Cartagena – Eat, Love, Dance

By Curtis Ellis
Curtis Ellis
Curtis Ellis
Curtis Ellis is Policy Director with America First Policies. He served as senior policy advisor on the 2016 Trump-Pence campaign, on the Presidential Transition Team, and as special adviser to the U.S. Secretary of Labor in the International Labor Affairs Bureau.
June 30, 2013 Updated: April 24, 2016

When Spain plundered Colombia’s gold, it left behind a treasure that continues to draw seekers and sybarites from around the world: Cartagena.

Bougainvillea and hibiscus drip from the verandas of restored architectural gems. Banyans and palms shade plazas where men in guayaberas lounge in the tropical heat as pigeons perch on statues of horseback generals. Friends, lovers, families and newlyweds gather on the ancient city wall to watch the sunset. Cartagena positively oozes romance.

For those concerned about Colombia’s, shall we say, sketchy reputation, fear not — a sturdy though not overbearing police presence ensures a pleasant time is had by all. Everyone understands tourist geese lay the golden eggs and no one wants them scared away.

Cartagena was the muse for Colombia’s preeminent man of letters, Gabriel Garcia Marquez, who has a home here.  This city looks like a fairy tale and one can see how it would inspire Garcia Marquez’  magical realism. 

Cartagena is now one of the hottest travel destinations in the world.


A food lover’s dream, sea and countryside provide an inexhaustible cornucopia for talented chefs trained in the finest kitchens of the world who add their own twist to a native cuisine which itself combines Caribbean, Latin, Asian and Mediterranean influences.

Staples to be found on every menu, and just about every street corner as well: addictive ceviche, coconut rice and coconut lemonade.

La Vitrola Ceiling fans spin as the combo plays a Cuban beat at this restaurant-bar with an ambiance of Havana in the forties. The manager, impeccable in tropical whites with a smile as bright as a searchlight, runs the hottest place in town like Bogart in Rick’s Café. This is the “it” place for Colombia’s elite – your author met Gabriel Garcia Marquez over dinner. The food’s as good as the crowd. Grouper filet in a tamarind sauce with chile was superb, as were the camarones en hamaca, garlic spiked shrimp perched on fried green plantains and topped with crema de queso. Do what you must to land a reservation. Even if you have one, you may still have to talk your way past the guard at the door. No web site, call 575-660-07-11.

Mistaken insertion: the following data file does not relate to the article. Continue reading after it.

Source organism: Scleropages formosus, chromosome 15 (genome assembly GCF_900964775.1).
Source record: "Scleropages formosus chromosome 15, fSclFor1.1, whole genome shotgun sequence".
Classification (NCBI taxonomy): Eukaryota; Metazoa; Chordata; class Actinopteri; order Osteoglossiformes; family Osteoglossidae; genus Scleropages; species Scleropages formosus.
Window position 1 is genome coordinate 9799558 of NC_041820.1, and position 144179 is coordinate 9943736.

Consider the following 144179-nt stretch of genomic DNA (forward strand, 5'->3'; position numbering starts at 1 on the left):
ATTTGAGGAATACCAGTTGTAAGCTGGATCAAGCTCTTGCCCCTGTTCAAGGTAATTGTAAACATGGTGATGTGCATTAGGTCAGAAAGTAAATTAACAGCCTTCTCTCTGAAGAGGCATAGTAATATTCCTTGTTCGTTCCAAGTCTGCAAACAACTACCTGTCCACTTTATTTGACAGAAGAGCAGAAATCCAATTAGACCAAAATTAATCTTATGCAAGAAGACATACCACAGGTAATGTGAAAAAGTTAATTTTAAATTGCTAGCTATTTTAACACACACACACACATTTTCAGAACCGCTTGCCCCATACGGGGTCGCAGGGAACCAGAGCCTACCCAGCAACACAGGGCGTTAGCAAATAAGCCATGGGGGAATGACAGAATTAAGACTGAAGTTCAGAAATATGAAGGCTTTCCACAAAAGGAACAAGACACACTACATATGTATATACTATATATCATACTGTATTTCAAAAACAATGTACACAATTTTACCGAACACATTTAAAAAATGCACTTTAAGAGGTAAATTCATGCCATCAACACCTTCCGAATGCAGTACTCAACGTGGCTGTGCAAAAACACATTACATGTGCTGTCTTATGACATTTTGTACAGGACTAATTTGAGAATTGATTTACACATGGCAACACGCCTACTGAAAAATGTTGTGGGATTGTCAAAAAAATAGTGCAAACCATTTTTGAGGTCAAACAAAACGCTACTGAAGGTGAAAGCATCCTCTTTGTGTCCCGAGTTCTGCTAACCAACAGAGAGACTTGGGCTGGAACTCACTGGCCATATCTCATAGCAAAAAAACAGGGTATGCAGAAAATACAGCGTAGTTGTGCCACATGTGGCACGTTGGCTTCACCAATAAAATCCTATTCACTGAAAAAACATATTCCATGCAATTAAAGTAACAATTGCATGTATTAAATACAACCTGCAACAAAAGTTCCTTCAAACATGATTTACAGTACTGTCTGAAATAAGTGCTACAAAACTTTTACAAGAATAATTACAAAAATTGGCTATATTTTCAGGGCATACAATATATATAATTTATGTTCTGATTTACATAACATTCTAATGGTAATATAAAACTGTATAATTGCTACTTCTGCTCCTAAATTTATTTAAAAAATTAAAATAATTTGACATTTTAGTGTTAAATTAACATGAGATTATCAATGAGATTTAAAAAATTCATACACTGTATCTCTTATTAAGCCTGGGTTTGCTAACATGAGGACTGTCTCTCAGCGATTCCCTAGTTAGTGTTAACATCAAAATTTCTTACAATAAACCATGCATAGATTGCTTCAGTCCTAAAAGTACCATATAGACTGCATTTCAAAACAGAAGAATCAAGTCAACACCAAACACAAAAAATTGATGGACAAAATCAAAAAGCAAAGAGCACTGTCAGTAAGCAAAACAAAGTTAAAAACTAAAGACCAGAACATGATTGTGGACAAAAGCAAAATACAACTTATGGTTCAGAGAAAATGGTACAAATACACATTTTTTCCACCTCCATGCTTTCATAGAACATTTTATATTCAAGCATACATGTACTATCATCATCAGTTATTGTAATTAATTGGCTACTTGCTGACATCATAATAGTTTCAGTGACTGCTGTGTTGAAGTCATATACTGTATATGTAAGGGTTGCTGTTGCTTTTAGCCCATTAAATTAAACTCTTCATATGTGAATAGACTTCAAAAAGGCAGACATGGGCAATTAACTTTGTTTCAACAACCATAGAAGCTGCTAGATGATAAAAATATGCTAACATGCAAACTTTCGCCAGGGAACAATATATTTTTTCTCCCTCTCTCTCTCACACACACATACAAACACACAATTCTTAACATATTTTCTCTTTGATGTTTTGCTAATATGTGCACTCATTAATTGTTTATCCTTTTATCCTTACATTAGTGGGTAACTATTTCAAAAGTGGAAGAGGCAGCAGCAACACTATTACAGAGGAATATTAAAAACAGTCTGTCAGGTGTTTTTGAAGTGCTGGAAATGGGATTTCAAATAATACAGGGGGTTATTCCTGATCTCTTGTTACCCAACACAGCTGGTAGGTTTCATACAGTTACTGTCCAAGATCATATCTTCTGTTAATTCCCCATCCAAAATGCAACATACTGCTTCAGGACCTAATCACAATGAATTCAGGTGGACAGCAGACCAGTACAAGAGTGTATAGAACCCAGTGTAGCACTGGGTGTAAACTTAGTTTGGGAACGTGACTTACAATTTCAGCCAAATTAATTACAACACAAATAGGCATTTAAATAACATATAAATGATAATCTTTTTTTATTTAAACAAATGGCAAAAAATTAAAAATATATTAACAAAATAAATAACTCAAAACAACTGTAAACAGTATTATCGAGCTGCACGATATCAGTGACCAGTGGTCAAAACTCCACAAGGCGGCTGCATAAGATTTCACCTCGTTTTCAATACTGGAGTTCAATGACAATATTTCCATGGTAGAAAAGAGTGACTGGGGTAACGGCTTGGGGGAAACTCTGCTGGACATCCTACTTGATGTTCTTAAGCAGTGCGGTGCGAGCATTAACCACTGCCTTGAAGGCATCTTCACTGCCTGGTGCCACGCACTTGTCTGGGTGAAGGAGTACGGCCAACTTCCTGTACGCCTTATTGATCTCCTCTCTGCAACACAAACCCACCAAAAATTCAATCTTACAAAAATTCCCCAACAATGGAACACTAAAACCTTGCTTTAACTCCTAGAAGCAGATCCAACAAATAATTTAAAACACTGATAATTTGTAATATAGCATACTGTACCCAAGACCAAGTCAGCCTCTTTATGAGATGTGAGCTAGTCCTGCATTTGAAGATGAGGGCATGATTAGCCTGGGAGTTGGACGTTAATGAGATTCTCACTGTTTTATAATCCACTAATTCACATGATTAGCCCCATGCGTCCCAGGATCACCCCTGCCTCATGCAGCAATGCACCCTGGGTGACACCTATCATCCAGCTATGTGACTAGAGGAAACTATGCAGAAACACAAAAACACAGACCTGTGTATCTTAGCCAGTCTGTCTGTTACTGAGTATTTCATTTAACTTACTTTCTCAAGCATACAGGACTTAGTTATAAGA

Casa de Socorro packs in the local lunch crowd with huge servings of traditional Colombian fare such as cazuela, a seafood stew in a coconut milk base that comes with fried plantains and the ever-present coconut rice. It’s on Calle 25 (aka Calle Larga) in the Getsemani neighborhood near the convention center and definitely worth visiting.

Alma Sip a cocktail in the buzzing bar before you sample the creative international cuisine at the very hip and sceney Alma restaurant in the Casa San Agustin hotel, a 17th century colonial mansion updated with modern amenities and courtyard pool.

1621 Hotel Santa Clara‘s gourmet Restaurant 1621 specializes in sophisticated dishes reflecting vibrant Caribbean cuisine prepared with a French flair. The hotel used to be a convent and the nun’s ate in what is now the restaurant dining room.  Your author chose to dine al fresco beneath a full moon and the watchful eye of a toucan who lives in the courtyard. Recommended: chicken soup with yucca, sea bass ceviche with mango, seafood cazuela, scallops with vanilla bean parmesan risotto and crustacean emulsion.

El Santisimo French trained chefs prepare classic Colombian dishes with a special je ne sais quoi. The restaurant is housed in another former convent, hence the icons, angels and statues of hooded monks lording over the dining rooms – and the menu, with entrées including Sacred Beef, The Holy Trinity and The Annunciation, and desserts named for the seven deadly sins. Blessedly, the gimmicks are confined to the menu – the San Martin Pescador, a fish fillet in a coconut milk sauce studded with squid and shrimps, was first rate.

Don Juan Chef Juan Felipe Camacho trained in San Sebastian, where modern Spanish cuisine was invented, and the vibrant flavor of tapas informs his creations. Grilled shrimp suffused with passion fruit sauce and topped pico de gallo sprang off the plate, and the grilled grouper resting on a pillow of lemon and parmesan risotto looked as lovely as it tasted.

Vera Colombia’s leading fashion designer Silvia Tcherassi has a stylish boutique hotel, como no?, and her restaurant features Italian fare in high style and lush gardens.